A decade ago, Baz Luhrmann booked himself on to the Trans-Siberian Railway.
After the phenomenal success of Moulin Rouge! he needed time alone to ‘decompress’.
‘I had to climb down from the energy involved in promoting the film, so I thought I’d tick one thing off my bucket list,’ says the 50-year-old Australian director.
‘I had this romantic idea of sitting on a train and watching the birch trees of Siberia flickering by.’
Luhrmann packed a couple of bottles of Australian red and an iPod containing an audio book of The Great Gatsby.
‘I was sitting in this little tin box pouring red wine and listening to Fitzgerald’s masterpiece,’ he recalls.
‘When I reached the end, I had such a feeling of loss. It was one of the best and most moving experiences of my life. I knew I had to adapt it into a film.’
Widely regarded as a great American novel, if not the great American novel, The Great Gatsby has captivated readers ever since it was published in 1925.
Fitzgerald’s tragic tale of the love between Jay Gatsby and Daisy Buchanan is set in the Roaring Twenties, a period of excessive wealth, glitz and glamour.
Gatsby is a slickly confident millionaire and host of lavish parties at his opulent Long Island mansion.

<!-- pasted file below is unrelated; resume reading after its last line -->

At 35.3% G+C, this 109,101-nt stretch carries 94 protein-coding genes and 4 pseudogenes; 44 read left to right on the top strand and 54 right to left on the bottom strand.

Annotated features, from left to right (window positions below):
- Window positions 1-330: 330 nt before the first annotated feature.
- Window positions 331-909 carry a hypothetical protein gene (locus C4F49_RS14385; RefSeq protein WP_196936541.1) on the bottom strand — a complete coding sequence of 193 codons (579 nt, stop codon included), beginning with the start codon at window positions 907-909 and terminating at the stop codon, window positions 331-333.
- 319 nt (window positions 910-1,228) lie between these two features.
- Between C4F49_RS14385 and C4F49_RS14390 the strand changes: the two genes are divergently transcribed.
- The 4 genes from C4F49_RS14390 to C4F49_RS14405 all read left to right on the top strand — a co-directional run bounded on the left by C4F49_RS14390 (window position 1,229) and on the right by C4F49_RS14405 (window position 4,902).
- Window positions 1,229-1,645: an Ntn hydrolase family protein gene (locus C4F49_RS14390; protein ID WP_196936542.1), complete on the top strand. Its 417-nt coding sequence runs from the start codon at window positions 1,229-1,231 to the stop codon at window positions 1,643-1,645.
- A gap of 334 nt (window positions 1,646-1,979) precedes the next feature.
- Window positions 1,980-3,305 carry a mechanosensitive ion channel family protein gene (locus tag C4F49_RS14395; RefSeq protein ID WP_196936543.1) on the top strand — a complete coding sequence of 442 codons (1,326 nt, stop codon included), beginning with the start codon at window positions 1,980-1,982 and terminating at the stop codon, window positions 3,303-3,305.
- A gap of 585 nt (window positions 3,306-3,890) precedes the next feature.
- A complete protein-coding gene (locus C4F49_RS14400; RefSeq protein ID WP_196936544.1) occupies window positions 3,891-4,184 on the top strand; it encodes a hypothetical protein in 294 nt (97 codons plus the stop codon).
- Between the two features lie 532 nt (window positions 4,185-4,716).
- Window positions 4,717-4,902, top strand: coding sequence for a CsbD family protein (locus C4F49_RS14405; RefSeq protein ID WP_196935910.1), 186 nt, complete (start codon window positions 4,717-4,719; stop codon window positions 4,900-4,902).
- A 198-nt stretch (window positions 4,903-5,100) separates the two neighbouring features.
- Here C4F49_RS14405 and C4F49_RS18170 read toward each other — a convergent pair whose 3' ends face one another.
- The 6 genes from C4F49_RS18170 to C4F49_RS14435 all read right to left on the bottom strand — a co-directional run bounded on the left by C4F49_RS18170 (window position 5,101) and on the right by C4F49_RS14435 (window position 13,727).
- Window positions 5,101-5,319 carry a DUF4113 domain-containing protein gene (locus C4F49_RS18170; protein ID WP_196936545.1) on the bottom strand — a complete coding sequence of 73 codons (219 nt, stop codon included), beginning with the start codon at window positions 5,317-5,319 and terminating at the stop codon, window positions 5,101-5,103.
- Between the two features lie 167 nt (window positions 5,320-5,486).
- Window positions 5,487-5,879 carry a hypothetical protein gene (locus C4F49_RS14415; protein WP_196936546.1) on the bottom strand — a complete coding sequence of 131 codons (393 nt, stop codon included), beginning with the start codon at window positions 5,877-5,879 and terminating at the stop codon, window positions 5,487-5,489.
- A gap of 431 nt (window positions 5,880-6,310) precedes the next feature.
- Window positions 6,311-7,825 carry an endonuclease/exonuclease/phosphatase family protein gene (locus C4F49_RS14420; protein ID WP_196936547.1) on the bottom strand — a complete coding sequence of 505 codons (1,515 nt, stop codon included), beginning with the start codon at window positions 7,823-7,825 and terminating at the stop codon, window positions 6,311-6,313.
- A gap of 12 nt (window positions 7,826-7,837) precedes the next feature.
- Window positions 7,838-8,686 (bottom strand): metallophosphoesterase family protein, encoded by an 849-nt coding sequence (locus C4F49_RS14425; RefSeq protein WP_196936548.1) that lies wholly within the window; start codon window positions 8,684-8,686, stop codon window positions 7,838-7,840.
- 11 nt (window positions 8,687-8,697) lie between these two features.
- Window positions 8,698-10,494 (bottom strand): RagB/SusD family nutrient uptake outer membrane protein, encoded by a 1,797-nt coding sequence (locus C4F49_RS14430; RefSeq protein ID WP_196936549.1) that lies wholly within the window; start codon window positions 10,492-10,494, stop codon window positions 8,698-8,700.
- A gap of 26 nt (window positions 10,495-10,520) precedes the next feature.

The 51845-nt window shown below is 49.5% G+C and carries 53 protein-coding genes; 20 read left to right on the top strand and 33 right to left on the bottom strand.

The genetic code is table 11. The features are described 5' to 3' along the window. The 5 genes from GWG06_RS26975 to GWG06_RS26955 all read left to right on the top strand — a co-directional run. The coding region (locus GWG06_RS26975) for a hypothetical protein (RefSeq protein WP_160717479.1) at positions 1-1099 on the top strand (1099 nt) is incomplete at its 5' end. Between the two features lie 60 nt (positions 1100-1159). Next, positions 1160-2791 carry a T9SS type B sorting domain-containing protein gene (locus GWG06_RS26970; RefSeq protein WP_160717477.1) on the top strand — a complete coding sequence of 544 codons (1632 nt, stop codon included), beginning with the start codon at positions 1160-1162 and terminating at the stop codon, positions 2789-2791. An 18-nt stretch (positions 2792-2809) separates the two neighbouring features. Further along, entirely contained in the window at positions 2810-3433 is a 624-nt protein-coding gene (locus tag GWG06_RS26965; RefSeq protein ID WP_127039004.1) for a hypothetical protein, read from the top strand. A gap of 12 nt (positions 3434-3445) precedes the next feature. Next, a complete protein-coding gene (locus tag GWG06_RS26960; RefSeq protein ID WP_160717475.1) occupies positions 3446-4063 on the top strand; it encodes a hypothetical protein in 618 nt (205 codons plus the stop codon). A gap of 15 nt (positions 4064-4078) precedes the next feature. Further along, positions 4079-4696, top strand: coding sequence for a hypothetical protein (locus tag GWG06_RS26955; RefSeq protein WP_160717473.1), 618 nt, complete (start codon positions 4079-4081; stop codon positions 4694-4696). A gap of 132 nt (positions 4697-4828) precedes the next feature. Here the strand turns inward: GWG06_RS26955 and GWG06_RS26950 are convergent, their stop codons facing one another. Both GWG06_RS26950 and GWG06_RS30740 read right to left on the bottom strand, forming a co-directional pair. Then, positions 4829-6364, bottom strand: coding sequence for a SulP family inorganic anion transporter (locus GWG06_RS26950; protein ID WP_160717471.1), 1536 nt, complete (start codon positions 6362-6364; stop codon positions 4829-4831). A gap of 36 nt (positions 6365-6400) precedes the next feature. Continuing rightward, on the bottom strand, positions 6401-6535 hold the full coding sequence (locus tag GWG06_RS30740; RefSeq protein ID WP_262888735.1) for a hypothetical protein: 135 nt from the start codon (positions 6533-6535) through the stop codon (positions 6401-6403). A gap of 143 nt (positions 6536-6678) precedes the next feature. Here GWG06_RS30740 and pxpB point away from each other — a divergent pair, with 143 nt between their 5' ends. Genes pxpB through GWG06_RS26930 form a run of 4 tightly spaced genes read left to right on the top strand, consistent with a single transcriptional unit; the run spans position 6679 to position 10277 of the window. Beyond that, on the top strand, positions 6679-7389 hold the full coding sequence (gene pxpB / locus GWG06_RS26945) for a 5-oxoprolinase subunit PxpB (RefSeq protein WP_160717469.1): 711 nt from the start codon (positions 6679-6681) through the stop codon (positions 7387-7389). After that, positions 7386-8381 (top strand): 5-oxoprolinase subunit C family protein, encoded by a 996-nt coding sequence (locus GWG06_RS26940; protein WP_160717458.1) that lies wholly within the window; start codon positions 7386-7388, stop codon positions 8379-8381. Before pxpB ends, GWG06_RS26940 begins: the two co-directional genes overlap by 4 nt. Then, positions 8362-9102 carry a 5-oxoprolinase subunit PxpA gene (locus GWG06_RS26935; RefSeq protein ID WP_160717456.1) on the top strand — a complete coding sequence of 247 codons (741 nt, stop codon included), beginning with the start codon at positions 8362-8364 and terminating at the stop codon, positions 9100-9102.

But he’s not what he seems. All we know for certain is that his real name is James Gatz and that he’s a self-made man; quite possibly a conman. The one absolute and enduring truth in his life is his love for Daisy.
The champagne had to stop flowing. The bubble had to burst. Luhrmann is adamant that Fitzgerald’s novel is as relevant now as it’s ever been.
‘In that moment before the financial crisis of 2008, I remember thinking that something wasn’t quite right.
The greed and wealth were very reminiscent of The Great Gatsby. I thought, “The time is right to make this film.”’
Five years on and The Great Gatsby is opening next month’s Cannes Film Festival.
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